I recently asked a friend who has run a successful independent financial advisory practice for the past two decades how he felt about the continued regulatory pressures and potential for further industry consolidation.
His response: “The regulatory environment is always in a state of change, and that’s an issue that the right kinds of resources can help many advisors address. Consolidation is a different story, because that has the potential to change the culture of your broker-dealer. And culture matters a lot more than many of the so-called industry experts might think.”
There’s certainly no question that in recent years industry analysts have tended to focus on practical points of differentiation between independent broker-dealers: the quality of advisor-facing platforms, the effectiveness of technology tools, and the variety and cost of financial product selections.
While these are obviously important considerations for any independent advisor, the culture cultivated by the broker-dealer is the one component that can either drive growth or hold it back.
The following are the service-based cultural drivers that independent advisors should consider very carefully when comparing independent broker-dealer platforms:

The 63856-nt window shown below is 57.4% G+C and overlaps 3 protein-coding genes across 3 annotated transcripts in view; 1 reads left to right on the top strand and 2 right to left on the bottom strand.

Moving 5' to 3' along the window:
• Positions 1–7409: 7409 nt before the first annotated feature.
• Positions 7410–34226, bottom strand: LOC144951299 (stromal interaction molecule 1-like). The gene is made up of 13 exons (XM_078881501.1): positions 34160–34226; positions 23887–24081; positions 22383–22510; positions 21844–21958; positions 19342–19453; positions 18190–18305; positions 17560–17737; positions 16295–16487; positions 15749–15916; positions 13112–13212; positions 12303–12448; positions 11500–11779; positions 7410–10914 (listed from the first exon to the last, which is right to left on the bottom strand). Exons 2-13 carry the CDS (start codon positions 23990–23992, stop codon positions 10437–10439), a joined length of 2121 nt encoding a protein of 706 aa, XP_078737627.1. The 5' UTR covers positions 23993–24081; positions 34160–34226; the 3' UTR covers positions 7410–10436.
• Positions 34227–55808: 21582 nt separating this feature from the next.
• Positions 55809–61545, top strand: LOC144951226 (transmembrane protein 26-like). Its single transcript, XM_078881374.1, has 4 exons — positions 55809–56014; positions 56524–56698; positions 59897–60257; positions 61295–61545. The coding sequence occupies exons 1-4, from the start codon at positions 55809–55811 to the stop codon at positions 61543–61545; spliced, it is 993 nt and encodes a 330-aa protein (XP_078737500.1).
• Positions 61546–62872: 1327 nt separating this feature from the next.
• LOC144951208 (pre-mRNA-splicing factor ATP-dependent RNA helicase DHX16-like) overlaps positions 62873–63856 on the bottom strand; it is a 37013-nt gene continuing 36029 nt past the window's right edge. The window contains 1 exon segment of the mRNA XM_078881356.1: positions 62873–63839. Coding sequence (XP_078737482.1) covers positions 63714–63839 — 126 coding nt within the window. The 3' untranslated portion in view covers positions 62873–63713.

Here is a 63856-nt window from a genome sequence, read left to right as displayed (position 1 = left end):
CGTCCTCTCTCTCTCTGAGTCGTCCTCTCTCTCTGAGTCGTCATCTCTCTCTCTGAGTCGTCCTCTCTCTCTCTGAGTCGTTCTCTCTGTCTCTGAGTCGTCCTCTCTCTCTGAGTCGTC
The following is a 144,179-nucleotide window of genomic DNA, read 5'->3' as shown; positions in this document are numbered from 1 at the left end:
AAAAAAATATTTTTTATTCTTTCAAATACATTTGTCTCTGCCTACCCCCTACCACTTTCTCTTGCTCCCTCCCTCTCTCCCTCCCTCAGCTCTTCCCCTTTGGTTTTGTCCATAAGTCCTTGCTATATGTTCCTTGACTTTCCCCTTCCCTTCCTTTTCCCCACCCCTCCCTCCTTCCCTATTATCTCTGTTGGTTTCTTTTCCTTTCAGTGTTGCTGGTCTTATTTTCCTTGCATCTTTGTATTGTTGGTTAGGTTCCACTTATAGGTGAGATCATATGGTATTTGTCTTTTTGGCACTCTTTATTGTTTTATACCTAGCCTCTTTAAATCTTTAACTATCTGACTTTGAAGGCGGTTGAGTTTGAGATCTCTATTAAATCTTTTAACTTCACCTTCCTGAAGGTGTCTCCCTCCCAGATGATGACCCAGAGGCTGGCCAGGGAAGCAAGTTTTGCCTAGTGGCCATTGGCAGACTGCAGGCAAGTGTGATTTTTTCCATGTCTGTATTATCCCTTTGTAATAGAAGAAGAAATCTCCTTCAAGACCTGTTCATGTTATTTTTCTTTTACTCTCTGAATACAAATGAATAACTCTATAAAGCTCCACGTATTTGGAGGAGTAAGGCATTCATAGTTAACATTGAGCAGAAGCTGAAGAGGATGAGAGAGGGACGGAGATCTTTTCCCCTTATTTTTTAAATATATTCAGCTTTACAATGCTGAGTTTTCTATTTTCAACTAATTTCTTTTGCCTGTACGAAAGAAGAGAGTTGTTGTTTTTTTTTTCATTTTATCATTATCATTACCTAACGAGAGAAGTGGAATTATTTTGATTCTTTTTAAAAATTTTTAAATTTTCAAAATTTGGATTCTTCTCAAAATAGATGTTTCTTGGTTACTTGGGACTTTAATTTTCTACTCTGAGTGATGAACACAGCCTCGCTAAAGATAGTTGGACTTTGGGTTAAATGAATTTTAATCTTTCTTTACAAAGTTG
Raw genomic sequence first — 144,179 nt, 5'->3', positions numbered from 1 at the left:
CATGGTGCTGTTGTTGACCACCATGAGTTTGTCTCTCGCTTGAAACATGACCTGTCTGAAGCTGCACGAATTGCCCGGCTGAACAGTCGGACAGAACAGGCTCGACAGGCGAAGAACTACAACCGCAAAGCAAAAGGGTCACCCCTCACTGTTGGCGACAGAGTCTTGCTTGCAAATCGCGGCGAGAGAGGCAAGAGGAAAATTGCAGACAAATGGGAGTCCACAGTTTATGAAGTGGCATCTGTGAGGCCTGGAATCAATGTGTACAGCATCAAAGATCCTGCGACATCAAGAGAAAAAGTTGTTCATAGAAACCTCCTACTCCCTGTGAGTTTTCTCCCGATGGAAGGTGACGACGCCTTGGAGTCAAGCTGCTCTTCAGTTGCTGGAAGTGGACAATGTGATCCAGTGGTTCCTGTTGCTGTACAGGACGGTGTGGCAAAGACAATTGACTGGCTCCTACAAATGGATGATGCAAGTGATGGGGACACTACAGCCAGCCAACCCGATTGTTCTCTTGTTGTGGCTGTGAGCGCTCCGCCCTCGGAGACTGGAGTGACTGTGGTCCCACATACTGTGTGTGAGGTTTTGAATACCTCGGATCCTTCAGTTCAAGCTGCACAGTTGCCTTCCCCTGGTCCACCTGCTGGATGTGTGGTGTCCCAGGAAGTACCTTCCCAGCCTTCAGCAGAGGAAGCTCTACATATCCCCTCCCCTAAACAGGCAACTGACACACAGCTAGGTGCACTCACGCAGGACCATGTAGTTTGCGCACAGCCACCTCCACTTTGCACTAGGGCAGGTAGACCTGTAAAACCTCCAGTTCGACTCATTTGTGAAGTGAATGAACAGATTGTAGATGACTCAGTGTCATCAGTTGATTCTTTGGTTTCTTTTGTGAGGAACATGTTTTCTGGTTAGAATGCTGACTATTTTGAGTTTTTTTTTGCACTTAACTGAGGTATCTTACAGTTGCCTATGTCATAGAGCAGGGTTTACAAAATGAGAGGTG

1. Does the firm go beyond “lip service” when it comes to independence?
Independent advisors not only want to have full control over the fate of their businesses, they also want to be part of a home office culture in which upholding independence is an inherent part of a firm’s DNA. And while nearly every independent broker-dealer claims to value independence, that doesn’t always happen in practice.
Not all firms, for instance, provide dedicated support and coaching in a range of critical areas that tend to drive the long-term success of an independent advisor’s business, including practice management resources and access to specialists whose sole job is to help you better utilize the technology available to you. Nor do they empower advisors to make a handful of important choices that speak to the essence of what it means to be independent – including something as crucial as selecting the right business model for their practice.
Without these types of support programs or internal mores in place, independence is just theory.
2. Is the firm truly candid with its advisors?
Nothing is more crucial to a successful relationship than trust. Yet over the past decade, the industry as a whole has witnessed a trend toward national conferences for advisors becoming ‘pep rallies’ rather than forums where a meaningful exchange of ideas and best practices can take place.